Generally, though, if a major part of the job is teaching, you are expected to already be good at it in order to be hired. In many of the top research institutions where teaching isn't really expected of researchers, there is a special faculty track for teachers who handle much of the undergraduate program. These jobs can come with (eventual) tenure and a different set of responsibilities from those on the research track.

In many fields people are employed as TAs as part of the doctoral education and some of these positions involve actually teaching a course. Thus, you can get some experience teaching before entering the job market. That isn't universal, of course. If a TA turns out to be a poor teacher, they won't be put back in a classroom (one hopes, at least) and will be given other duties.

There are also, in some fields, special interest groups who hold conferences dedicated to teaching that subject: SIGCSE as part of ACM, for example, which holds several conferences per year. Here teachers can learn about the craft of teaching. But it is up to the individual, with encouragement from the administration, to participate in such things.


In some cases a university will choose to do nothing in regard to the quality of an instructor's teaching.

This can be for several reasons:

  • The professor is very good at research and brings in a substantial amount of grant money.
  • They have tenure and are practically untouchable.
  • They are placed to teach lower level classes and will weed out less capable students.
  • The instructor is a graduate student and they will only be teaching a laboratory. In this case the university will care more that they are progressing on their thesis.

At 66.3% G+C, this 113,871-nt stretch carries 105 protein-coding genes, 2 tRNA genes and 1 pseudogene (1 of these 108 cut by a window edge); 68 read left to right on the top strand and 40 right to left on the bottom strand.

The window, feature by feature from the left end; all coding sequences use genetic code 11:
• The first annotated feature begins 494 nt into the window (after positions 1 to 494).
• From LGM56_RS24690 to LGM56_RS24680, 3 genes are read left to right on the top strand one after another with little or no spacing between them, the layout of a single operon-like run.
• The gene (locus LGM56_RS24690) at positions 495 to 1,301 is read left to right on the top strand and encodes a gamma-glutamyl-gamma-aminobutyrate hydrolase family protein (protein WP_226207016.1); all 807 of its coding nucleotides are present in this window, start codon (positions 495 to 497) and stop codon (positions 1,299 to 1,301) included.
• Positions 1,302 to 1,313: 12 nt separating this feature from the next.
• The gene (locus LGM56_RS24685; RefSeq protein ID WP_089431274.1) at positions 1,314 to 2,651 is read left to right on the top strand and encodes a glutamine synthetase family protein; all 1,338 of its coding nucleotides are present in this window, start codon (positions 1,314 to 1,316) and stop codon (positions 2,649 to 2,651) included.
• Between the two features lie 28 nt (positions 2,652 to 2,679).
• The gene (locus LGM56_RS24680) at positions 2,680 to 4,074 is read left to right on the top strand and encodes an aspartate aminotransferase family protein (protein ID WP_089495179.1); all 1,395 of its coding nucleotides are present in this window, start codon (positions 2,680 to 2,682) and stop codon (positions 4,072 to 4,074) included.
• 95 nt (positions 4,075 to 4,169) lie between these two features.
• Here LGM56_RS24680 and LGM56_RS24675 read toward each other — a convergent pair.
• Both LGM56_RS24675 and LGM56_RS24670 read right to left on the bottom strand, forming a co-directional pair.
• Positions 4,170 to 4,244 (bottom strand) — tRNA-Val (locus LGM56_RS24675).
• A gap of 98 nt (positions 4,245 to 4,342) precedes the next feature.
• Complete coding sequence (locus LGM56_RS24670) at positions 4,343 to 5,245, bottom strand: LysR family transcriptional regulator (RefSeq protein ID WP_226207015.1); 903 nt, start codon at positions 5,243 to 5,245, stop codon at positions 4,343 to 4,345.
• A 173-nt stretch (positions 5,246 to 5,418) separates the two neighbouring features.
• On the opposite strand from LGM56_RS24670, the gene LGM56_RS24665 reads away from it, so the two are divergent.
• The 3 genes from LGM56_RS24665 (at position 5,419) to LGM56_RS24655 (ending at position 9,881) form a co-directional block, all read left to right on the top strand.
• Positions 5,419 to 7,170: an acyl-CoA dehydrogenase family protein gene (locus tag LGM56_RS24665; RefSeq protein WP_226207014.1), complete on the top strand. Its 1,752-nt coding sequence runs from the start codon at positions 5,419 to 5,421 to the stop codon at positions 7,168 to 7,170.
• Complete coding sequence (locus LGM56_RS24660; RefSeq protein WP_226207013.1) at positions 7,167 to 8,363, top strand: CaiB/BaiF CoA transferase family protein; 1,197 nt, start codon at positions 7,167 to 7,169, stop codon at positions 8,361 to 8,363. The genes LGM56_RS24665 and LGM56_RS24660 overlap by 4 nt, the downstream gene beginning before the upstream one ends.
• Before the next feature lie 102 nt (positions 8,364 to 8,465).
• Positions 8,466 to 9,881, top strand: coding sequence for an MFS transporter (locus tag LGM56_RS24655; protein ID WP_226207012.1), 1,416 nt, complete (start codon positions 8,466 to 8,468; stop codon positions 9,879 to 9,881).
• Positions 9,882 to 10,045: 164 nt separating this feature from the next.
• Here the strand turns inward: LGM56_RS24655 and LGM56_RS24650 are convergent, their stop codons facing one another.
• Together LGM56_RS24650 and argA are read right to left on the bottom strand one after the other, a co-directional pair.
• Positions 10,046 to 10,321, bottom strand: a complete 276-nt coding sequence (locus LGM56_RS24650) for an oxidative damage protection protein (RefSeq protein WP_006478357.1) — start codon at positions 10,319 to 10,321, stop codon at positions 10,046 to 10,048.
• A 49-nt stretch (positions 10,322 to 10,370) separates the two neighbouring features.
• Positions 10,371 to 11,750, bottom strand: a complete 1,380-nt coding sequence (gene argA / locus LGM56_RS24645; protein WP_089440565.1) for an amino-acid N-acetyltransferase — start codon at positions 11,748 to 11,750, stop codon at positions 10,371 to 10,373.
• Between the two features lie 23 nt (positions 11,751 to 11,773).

This comes from my personal experience in multiple US research focused engineering universities.


My short answer based on my experience in mathematics is "often not well". It's a very hard problem.

Longer version.

I've never heard of switching instructors mid semester based on evaluations. Even multiple delegations from the class to the department chair are unlikely to lead to that, although they may have some effect for future semesters.


teachers struggling to perform well

is difficult, but rewarding. Colleagues talk with them about teaching, visit classes, share difficulties and experiences. What's harder (for a chair) is working with poor teachers who don't know or can't admit that they are not doing a good job.

Student evaluations (customary at the end of the semester) are generally not a good way to measure teaching quality, for many reasons discussed in many places.

  • I expect this varies quite a bit between departments and schools within a given university. In professional schools where there is an accrediting body that is very concerned about the quality of teaching, these problems get more attention.
    – De Novo
    Commented Nov 12, 2018 at 20:44